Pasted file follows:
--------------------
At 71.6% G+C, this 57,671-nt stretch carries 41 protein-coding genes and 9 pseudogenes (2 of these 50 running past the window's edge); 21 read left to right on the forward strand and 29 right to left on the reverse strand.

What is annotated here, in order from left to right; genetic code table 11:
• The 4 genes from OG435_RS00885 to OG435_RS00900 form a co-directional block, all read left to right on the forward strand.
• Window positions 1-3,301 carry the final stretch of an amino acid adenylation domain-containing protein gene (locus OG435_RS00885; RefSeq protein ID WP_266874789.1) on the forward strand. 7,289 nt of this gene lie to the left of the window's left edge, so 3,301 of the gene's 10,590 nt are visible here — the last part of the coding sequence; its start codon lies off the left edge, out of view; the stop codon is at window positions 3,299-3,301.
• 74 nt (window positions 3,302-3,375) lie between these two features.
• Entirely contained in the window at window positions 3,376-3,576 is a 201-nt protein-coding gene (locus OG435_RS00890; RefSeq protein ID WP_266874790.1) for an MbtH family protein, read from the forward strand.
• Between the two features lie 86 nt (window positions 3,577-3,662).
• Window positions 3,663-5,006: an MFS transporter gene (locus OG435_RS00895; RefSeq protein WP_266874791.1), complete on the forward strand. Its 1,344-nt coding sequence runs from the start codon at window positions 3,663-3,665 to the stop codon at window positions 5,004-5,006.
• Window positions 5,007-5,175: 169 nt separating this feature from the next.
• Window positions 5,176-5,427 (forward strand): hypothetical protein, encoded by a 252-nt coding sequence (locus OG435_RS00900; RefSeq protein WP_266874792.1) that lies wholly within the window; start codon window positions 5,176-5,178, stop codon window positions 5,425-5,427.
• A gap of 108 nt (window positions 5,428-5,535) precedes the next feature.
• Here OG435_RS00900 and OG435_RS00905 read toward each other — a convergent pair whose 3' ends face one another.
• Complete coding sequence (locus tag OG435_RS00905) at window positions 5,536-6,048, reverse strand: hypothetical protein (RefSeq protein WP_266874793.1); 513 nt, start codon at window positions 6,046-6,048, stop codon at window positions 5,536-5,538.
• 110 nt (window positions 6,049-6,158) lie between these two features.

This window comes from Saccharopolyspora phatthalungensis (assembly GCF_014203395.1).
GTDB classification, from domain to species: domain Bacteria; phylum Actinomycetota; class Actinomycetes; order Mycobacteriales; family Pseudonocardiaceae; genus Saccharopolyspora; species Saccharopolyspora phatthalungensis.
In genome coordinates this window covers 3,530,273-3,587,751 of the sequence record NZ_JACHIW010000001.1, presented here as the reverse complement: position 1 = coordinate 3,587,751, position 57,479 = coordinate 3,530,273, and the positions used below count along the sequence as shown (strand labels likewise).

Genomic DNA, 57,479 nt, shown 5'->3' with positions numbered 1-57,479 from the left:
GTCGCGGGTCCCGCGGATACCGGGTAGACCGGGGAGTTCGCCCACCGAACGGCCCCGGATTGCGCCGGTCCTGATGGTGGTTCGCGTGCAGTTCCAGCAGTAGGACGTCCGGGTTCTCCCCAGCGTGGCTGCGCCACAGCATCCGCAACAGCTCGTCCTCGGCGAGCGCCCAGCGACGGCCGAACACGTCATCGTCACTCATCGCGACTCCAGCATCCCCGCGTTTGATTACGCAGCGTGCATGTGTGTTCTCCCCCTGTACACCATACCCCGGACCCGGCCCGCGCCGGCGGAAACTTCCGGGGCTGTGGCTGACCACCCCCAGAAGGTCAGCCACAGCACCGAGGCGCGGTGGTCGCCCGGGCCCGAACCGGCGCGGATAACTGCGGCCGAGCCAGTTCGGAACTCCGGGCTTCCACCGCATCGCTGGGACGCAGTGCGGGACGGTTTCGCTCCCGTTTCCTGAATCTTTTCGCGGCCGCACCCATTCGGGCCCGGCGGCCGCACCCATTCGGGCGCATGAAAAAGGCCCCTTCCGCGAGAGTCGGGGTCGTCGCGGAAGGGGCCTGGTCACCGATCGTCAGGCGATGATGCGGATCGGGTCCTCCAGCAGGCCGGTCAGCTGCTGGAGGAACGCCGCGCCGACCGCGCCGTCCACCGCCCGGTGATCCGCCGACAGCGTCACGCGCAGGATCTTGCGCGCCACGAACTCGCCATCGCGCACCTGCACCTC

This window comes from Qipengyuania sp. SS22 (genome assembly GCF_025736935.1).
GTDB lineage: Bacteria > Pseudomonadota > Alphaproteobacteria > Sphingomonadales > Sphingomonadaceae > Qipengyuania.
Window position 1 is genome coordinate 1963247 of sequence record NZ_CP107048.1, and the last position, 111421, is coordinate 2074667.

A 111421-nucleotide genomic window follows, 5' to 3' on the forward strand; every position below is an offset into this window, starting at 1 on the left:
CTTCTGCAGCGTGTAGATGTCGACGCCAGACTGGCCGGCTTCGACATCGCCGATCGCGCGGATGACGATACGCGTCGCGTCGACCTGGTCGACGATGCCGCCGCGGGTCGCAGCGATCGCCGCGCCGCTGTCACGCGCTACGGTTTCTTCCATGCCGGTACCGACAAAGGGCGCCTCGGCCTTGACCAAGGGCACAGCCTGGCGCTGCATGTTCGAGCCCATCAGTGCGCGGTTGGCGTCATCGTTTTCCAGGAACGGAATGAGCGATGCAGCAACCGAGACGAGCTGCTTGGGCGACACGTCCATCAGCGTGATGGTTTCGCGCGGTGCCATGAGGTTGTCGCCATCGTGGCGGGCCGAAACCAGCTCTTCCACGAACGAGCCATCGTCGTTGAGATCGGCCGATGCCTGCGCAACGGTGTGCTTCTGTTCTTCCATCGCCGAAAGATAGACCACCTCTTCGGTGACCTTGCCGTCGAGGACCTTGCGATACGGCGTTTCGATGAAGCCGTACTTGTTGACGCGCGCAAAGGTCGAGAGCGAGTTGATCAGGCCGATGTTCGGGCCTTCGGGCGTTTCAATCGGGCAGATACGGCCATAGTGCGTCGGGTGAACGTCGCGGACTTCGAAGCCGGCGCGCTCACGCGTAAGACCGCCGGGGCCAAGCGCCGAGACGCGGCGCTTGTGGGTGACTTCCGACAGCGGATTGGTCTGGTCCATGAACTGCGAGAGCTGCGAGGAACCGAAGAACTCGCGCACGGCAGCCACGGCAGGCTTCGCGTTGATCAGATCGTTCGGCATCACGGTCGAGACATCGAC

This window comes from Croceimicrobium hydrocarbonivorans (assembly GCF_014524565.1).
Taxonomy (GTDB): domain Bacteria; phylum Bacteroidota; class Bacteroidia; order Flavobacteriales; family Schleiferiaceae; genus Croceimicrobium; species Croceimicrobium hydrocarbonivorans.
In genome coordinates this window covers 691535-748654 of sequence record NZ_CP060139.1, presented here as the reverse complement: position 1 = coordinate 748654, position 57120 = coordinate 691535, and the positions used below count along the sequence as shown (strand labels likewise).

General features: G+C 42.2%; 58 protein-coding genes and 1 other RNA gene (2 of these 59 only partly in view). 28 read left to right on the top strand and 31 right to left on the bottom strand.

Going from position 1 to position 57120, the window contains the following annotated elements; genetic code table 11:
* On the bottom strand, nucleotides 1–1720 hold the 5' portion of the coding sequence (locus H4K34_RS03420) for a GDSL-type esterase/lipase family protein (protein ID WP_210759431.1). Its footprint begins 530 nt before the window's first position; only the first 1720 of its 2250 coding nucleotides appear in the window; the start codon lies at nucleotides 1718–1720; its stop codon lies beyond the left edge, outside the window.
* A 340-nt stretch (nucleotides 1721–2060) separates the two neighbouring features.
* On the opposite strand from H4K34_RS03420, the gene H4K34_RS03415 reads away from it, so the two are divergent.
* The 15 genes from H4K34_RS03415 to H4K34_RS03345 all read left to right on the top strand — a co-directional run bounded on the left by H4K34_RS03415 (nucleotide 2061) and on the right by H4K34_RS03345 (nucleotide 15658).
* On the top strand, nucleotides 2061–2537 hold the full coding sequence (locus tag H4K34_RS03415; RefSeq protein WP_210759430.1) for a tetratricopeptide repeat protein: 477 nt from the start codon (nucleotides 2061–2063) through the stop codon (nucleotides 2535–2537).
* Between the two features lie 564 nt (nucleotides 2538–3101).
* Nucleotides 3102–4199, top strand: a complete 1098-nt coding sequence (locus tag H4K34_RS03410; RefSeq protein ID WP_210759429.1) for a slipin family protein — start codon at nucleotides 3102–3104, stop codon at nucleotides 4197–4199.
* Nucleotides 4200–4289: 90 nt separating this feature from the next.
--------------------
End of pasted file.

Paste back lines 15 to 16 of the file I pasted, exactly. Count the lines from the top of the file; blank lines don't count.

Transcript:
This window comes from Saccharopolyspora phatthalungensis (assembly GCF_014203395.1).
GTDB classification, from domain to species: domain Bacteria; phylum Actinomycetota; class Actinomycetes; order Mycobacteriales; family Pseudonocardiaceae; genus Saccharopolyspora; species Saccharopolyspora phatthalungensis.